Regardless of either the performance or production, whenever Maria in “West Side Story” sings “It’s alarming how charming I feel,” the person most likely to wince is lyricist Stephen Sondheim.
He’s famously hard on some of his own work from his 1957 Broadway debut. Those internal rhymes and that knowing vocabulary from “I Feel Pretty” are, he argues, dramatically inappropriate to an ill-educated Puerto Rican girl. That problem is solved by the current Gotham revival because it’s now sung in Spanish. But anyone in search of Sondheim’s charm — and his work from an even earlier date — should hotfoot it to London’s Arts Theater to catch “Saturday Night.”
Although most of Sondheim’s catalog is rarely out of production on both sides of the Atlantic — Trevor Nunn‘s Menier Chocolate Factory revival of “A Little Night Music” just transferred to the West End — Primavera, a tiny but tireless production company specializing in revivals and rediscoveries, made the savvy decision to stage this barely seen tuner.
Primavera’s spry production, smartly directed by Tom Littler, won SRO houses and good reviews when it played for a month at the tiny, 64-seat Jermyn Street Theater. Unsurprisingly, other venue managements came a-calling.
Wisely, however, Primavera’s producer Chantelle Staynings understands not only the pleasures of “Saturday Night,” but also its limitations.
Take the show to too large a venue and it will expose its problems, most of which lie with the sweet but less-than-convincing book, a romantic tale by Julius J. Epstein from the play “Front Porch in Flatbush,” written with his twin brother, Philip. The siblings are not exactly world-renowned for their plays. But they helped transform an unproduced play, “Everybody Comes to Rick’s,” into a screenplay under the snappier title “Casablanca.”
What “Saturday Night” lacks in properly weighted drama, it makes up for in cynicism-free amusement and a few musical hints of things to come. Nicely played by a lively young cast, it’s now at the 345-seat Off West End house for just 19 perfs ending April 11. It then plays a week out of town at the Theater Royal Windsor before a possible tour.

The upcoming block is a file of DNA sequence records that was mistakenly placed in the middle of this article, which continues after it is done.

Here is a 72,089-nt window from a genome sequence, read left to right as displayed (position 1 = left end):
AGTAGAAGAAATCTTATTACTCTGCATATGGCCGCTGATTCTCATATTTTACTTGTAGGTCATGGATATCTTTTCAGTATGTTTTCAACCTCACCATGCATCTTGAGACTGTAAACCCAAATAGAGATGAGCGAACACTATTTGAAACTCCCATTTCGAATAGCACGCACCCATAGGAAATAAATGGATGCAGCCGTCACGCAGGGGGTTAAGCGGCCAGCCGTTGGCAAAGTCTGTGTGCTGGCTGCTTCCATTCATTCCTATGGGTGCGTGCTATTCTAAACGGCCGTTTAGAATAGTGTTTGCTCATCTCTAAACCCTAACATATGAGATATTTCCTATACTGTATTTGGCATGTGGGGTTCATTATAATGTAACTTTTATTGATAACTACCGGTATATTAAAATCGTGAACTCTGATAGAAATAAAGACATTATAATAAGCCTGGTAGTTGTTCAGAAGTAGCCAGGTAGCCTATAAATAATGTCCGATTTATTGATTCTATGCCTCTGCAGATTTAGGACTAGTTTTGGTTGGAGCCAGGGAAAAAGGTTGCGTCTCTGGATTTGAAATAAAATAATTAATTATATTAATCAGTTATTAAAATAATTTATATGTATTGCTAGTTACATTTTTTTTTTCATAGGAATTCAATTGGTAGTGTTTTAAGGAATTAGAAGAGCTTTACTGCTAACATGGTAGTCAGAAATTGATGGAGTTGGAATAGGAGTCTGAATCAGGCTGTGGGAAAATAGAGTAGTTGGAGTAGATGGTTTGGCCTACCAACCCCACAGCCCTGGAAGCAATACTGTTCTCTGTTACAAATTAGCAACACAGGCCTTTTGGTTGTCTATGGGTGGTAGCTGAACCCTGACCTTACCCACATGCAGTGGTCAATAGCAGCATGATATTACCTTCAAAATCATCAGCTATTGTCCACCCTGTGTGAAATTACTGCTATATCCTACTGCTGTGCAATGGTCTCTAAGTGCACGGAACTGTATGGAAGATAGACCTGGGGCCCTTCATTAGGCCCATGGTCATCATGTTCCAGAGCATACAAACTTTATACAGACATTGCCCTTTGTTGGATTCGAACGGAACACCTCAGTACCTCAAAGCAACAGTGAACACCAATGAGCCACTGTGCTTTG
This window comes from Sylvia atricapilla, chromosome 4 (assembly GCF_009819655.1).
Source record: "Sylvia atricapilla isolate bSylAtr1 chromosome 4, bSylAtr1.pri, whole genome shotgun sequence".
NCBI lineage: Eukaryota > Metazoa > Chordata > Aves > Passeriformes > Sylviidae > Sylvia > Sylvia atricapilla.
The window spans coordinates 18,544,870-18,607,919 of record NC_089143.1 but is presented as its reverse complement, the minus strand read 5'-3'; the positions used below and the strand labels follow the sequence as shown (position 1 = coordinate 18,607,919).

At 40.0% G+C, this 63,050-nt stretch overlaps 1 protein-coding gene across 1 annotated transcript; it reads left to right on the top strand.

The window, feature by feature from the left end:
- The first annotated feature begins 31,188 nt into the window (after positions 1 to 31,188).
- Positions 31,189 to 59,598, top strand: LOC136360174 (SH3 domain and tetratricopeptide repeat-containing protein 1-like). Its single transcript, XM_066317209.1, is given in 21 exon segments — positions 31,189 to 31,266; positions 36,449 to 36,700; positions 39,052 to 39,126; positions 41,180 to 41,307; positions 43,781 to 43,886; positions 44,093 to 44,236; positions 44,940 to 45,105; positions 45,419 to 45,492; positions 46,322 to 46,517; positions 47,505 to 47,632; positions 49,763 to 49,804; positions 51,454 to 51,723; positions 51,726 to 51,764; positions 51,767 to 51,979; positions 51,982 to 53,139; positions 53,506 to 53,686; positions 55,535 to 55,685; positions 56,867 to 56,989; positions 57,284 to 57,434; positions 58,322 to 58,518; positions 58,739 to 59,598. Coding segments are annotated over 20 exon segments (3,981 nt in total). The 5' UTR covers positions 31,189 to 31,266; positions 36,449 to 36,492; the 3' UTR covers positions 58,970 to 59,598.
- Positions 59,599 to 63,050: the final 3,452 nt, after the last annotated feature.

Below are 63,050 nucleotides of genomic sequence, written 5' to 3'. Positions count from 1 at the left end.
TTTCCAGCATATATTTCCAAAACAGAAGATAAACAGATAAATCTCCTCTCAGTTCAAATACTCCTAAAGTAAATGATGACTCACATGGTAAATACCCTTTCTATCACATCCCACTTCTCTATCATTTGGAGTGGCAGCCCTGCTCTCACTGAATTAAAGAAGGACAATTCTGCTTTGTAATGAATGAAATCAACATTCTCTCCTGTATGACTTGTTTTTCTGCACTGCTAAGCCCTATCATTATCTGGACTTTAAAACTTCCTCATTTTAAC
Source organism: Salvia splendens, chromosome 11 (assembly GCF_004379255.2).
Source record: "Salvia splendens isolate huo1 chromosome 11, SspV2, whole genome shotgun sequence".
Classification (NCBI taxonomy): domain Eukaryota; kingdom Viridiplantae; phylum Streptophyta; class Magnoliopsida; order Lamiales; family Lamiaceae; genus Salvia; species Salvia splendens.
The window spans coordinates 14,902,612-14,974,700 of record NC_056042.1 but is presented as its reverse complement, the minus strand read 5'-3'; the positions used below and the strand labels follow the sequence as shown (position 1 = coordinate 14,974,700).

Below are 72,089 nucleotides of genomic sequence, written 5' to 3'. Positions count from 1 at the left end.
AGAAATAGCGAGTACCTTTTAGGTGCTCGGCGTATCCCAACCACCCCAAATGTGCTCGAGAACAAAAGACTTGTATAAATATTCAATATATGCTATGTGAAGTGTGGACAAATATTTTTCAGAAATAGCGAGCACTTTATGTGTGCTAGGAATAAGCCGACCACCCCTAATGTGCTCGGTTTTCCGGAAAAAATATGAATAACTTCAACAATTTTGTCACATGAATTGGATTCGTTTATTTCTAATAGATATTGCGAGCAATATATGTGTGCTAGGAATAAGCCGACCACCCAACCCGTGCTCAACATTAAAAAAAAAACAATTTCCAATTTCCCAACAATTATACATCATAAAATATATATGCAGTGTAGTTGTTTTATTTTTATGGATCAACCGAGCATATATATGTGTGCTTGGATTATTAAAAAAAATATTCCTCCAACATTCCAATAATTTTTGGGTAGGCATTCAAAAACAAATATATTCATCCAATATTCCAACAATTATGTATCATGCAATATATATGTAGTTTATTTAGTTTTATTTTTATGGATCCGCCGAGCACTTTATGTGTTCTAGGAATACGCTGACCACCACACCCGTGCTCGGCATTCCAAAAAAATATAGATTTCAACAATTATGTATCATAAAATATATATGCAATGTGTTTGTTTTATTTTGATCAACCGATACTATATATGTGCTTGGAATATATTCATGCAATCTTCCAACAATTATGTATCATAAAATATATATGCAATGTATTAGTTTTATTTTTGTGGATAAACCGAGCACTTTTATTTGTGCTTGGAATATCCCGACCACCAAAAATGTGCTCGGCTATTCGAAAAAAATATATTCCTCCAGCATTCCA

Happily, it’s not just rarity value that makes this revival satisfying. Littler’s handling of actor-musicians is unusually deft.
Too many shows in this vein — including John Doyle‘s weaker productions — either muddy or diminish drama because no matter how skilled they are, performers cannot play off each other while they’re busy playing instruments. But Littler and musical director Tom Attwood cunningly deploy orchestrations allowing central characters to almost always be free of their instruments.The sound of music also lifts another London revival of a rarity. At the National Theater, James Macdonald has staged Christopher Marlowe’s “Dido, Queen of Carthage.”
Macdonald’s largely somber production takes its lead from Elizabethan practice. There’s an upper area for the gods and an inner stage hidden by a curtain used to reveal differing setpieces. By what gives it real atmosphere is Orlando Gough‘s music — with countertenors and strings echoing Elizabethan performance — and Christopher Shutt‘s subtle soundscape of doom-laden winds and rolling and crashing waves.
But those rhythms are not matched by those of the text. “Dido” is rarely staged because its occasionally pungent drama is patchy. It needs the tension supplied by the structure and drive of its verse. Macdonald, however, slows everything down to give naturalistic emphasis to its every beat and thought.
Fascinating though this is whenever the text can withstand it, for much of the evening the approach feels earnest and over-deliberate. It’s the actors are thinking through every extended pause, but it’s at the expense of drama.